6. Add the garlic and parsley and stir thoroughly. Taste for final seasoning. Simmer for just a few minutes more, then add all 8 pcs of chicken into the pot. Fill with just enough water to reach the top of the chicken pieces. I know it’ll look like a lot, but it’ll be fine.
  7. Close the lid properly and set the IP to pressure cook for 10 minutes. With so much liquid, the pressurizing time may take longer than usual. I think it was over 20 minutes for me. This gives you enough time to prepare the pasta and rice.
  8. Have 2 separate pots on the burner ready – one for 1 lb of pasta and 1 lb of rice. I don’t think I need to explain how to cook either of the which, but do it according to the directions, just short of a few minutes. The extra juice from the IP to follow will help cook the remaining carbs with some extra flavor. Keep both pots to the side while waiting for the chicken to be completed.
  9. Once the IP beeps that the 10 minutes have been up, turn off and set a timer for 10 minutes. Opening the IP too soon without depressurization for meat tends to dry it out.
  10. Take meat out and set to a heat-safe bowl and put in the fridge to cool. Get ready to separate the liquid leftover in the pot to both the rice and pasta vessel.
  11. Rice – should be about 5 minutes short of fully cooking according to package (so still liquidy and somewhat hard rice). Add half the sauce from the IP directly into the rice pot, stir, and close lid for remaining 5 minutes.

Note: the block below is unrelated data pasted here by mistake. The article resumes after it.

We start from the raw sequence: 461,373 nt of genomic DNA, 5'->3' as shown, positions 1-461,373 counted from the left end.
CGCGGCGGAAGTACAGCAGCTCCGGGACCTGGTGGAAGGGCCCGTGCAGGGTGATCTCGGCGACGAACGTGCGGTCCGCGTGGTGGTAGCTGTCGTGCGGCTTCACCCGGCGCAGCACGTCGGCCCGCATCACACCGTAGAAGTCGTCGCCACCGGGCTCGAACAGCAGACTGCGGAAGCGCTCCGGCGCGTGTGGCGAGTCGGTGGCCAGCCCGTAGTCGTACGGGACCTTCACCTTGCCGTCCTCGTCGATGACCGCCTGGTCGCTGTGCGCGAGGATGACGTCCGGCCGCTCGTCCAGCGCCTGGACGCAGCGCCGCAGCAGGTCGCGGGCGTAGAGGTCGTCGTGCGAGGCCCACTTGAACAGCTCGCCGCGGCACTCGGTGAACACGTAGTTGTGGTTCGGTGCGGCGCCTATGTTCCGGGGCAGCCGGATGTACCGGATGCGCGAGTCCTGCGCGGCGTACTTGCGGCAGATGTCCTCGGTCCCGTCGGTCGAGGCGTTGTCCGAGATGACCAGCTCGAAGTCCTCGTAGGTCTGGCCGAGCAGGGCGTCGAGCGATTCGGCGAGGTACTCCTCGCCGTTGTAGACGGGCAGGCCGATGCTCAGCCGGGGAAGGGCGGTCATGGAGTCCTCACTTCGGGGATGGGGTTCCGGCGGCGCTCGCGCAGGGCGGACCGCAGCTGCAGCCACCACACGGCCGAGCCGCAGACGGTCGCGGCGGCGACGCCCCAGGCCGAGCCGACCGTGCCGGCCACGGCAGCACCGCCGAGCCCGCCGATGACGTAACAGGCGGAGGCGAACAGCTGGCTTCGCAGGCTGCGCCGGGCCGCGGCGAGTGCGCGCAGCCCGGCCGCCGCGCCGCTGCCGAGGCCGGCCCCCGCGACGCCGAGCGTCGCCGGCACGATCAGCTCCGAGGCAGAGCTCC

12. Pasta – should have been drained and returned back to pot a few minutes short according to the directions. Add the remaining half liquid from the IP and stir on low heat with the pasta. A lot of liquid should soak up in the remaining few minutes. Close the lid if that helps too.
  13. While both the rice and pasta finishes cooking in the sauce, pull out the now cooled chicken. Throw away all bones, fat, or gristle. Chop the chicken to your desired size (I prefer smaller bites), and put half in with the pasta and half with the rice. Give it a final mix and ready to serve or put away for later.
  14. You’ll likely end up with 2 large containers worth of pasta and rice each. Portion them out however you want for the rest of the week. Some can even be put in a freezer bag to defrost at a later time.
Posted by:Talei Rukstad

Leave a Reply

Fill in your details below or click an icon to log in: Logo

You are commenting using your account. Log Out /  Change )

Facebook photo

You are commenting using your Facebook account. Log Out /  Change )

Connecting to %s